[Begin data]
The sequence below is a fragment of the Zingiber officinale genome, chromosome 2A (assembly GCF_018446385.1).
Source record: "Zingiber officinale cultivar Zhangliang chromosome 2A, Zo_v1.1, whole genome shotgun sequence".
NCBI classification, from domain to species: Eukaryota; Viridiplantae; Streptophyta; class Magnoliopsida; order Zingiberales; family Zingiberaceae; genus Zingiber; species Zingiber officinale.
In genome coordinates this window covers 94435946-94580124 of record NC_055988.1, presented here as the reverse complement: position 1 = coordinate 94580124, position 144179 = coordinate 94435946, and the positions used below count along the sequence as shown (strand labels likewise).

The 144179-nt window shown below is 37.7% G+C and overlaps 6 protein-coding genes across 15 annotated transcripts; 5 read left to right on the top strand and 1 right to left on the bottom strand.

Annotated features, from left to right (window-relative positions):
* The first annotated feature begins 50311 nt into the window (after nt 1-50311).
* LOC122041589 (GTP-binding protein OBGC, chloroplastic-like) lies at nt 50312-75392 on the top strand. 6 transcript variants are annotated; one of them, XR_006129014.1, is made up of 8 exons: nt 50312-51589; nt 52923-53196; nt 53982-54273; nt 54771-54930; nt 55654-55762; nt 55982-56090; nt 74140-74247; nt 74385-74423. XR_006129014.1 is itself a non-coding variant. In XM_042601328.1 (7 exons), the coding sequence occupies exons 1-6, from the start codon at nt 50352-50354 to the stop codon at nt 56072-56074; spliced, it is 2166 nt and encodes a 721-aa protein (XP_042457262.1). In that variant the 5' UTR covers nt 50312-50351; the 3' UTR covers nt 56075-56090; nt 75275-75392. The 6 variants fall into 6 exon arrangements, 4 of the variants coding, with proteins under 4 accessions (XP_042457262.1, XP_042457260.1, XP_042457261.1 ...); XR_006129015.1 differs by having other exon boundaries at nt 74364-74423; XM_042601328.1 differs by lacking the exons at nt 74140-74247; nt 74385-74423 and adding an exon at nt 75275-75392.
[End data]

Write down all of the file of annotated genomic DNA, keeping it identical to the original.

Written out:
The sequence below is a fragment of the Zingiber officinale genome, chromosome 2A (assembly GCF_018446385.1).
Source record: "Zingiber officinale cultivar Zhangliang chromosome 2A, Zo_v1.1, whole genome shotgun sequence".
NCBI classification, from domain to species: Eukaryota; Viridiplantae; Streptophyta; class Magnoliopsida; order Zingiberales; family Zingiberaceae; genus Zingiber; species Zingiber officinale.
In genome coordinates this window covers 94435946-94580124 of record NC_055988.1, presented here as the reverse complement: position 1 = coordinate 94580124, position 144179 = coordinate 94435946, and the positions used below count along the sequence as shown (strand labels likewise).

The 144179-nt window shown below is 37.7% G+C and overlaps 6 protein-coding genes across 15 annotated transcripts; 5 read left to right on the top strand and 1 right to left on the bottom strand.

Annotated features, from left to right (window-relative positions):
* The first annotated feature begins 50311 nt into the window (after nt 1-50311).
* LOC122041589 (GTP-binding protein OBGC, chloroplastic-like) lies at nt 50312-75392 on the top strand. 6 transcript variants are annotated; one of them, XR_006129014.1, is made up of 8 exons: nt 50312-51589; nt 52923-53196; nt 53982-54273; nt 54771-54930; nt 55654-55762; nt 55982-56090; nt 74140-74247; nt 74385-74423. XR_006129014.1 is itself a non-coding variant. In XM_042601328.1 (7 exons), the coding sequence occupies exons 1-6, from the start codon at nt 50352-50354 to the stop codon at nt 56072-56074; spliced, it is 2166 nt and encodes a 721-aa protein (XP_042457262.1). In that variant the 5' UTR covers nt 50312-50351; the 3' UTR covers nt 56075-56090; nt 75275-75392. The 6 variants fall into 6 exon arrangements, 4 of the variants coding, with proteins under 4 accessions (XP_042457262.1, XP_042457260.1, XP_042457261.1 ...); XR_006129015.1 differs by having other exon boundaries at nt 74364-74423; XM_042601328.1 differs by lacking the exons at nt 74140-74247; nt 74385-74423 and adding an exon at nt 75275-75392.